The High Court has issued a stinging rebuke to solicitors who failed to take reasonable steps to ensure effective service in accordance with the rules.

In Gregor Fisken Ltd v Carl costs judge Leonard ruled that the claimant had made three errors in serving its bill of costs and so was not entitled to a default costs certificate. The court also rejected an application from the claimants seeking a remedy for the faulty service, the judge stating that any caveats in civil procedure rules do ‘not operate to validate service that does not comply’.

Leonard said it was ‘evident’ that the claimant failed to take reasonable steps to effect service and noted that the basic rules not followed here should have been familiar to every solicitor who conducts litigation.

The judge said the claimant only had to send the appropriate documents by DX or ordinary first class post to the defendant’s solicitors. Instead, they had attempted to serve the wrong person, by the wrong method and posted it to the wrong address.

Royal Courts of Justice

The High Court has issued a stinging rebuke to solicitors

Source: Darren Filkins

‘The multiple errors made in purporting to serve the defendant could have been avoided with a little diligence,’ he said. ‘Solicitors are officers of the court. They are expected to understand and to comply with the Civil Procedure Rules…retrospectively authorising service on the facts of this case, would offer an indication that even for a solicitor, compliance with the rules is optional.’

The court heard that after the claimant was successful at trial in a contracts dispute, the defendant was ordered to pay the claimant’s costs partly on the indemnity basis, to be assessed if not agreed.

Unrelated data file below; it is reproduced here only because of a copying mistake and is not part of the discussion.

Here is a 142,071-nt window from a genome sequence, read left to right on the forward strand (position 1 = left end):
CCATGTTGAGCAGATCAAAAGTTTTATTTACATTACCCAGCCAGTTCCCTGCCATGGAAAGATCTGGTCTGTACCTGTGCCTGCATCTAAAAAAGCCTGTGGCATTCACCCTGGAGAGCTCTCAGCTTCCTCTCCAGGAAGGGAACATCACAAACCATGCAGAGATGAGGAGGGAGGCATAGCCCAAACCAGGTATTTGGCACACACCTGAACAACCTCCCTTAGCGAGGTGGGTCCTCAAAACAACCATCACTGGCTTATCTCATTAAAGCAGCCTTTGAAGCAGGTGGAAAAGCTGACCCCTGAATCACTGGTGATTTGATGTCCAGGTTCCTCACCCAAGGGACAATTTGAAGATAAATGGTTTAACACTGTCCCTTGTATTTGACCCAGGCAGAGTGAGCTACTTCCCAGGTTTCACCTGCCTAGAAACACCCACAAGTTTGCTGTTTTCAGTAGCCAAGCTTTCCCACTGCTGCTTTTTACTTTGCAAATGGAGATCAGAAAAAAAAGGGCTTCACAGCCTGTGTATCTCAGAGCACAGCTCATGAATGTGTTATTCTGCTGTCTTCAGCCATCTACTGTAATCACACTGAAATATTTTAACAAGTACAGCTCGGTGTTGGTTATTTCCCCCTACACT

The claimant’s costs came to around £511,000, and their solicitors emailed the defendant directly with a bill of costs (when he had not agreed to this), as well as sending a hard copy of the documents to an address which was owned by the defendant but did not qualify as his address for service. Nothing was served on the defendant’s then-solicitors.

There was no response from the defendant, and in November last year the claimant obtained a default costs certificate for the full amount claimed. Before the court in March, the defendant applied for a general extension of time to serve points of dispute to the costs bill, as well as to set aside the default costs certificate. The claimant applied at the same time to remedy any error in respect of serving the bill of costs. The court ruled the claimant was not entitled to a default costs certificate and it was set aside. He asked for a timetable to be drawn up which would include an appropriate period for service of points of dispute.